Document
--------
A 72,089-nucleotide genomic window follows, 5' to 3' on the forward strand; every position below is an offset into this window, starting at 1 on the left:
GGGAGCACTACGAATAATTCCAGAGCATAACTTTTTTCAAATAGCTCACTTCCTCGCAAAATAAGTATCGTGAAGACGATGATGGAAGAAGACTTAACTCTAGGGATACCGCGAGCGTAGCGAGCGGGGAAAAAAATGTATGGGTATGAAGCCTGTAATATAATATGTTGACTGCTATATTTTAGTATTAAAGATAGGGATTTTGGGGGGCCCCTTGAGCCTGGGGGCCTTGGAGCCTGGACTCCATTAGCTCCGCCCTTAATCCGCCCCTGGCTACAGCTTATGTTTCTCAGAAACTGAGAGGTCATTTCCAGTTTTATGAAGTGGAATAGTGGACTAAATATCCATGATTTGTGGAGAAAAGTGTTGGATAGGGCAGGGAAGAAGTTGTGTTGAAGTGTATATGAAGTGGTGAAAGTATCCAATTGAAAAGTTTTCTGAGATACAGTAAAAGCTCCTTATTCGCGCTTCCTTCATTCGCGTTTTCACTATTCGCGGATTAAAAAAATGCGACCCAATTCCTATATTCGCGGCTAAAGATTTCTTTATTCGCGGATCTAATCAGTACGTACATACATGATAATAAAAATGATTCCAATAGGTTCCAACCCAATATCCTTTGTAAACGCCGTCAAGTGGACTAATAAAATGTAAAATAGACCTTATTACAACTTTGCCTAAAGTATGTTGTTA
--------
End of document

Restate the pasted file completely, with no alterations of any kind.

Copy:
A 72,089-nucleotide genomic window follows, 5' to 3' on the forward strand; every position below is an offset into this window, starting at 1 on the left:
GGGAGCACTACGAATAATTCCAGAGCATAACTTTTTTCAAATAGCTCACTTCCTCGCAAAATAAGTATCGTGAAGACGATGATGGAAGAAGACTTAACTCTAGGGATACCGCGAGCGTAGCGAGCGGGGAAAAAAATGTATGGGTATGAAGCCTGTAATATAATATGTTGACTGCTATATTTTAGTATTAAAGATAGGGATTTTGGGGGGCCCCTTGAGCCTGGGGGCCTTGGAGCCTGGACTCCATTAGCTCCGCCCTTAATCCGCCCCTGGCTACAGCTTATGTTTCTCAGAAACTGAGAGGTCATTTCCAGTTTTATGAAGTGGAATAGTGGACTAAATATCCATGATTTGTGGAGAAAAGTGTTGGATAGGGCAGGGAAGAAGTTGTGTTGAAGTGTATATGAAGTGGTGAAAGTATCCAATTGAAAAGTTTTCTGAGATACAGTAAAAGCTCCTTATTCGCGCTTCCTTCATTCGCGTTTTCACTATTCGCGGATTAAAAAAATGCGACCCAATTCCTATATTCGCGGCTAAAGATTTCTTTATTCGCGGATCTAATCAGTACGTACATACATGATAATAAAAATGATTCCAATAGGTTCCAACCCAATATCCTTTGTAAACGCCGTCAAGTGGACTAATAAAATGTAAAATAGACCTTATTACAACTTTGCCTAAAGTATGTTGTTA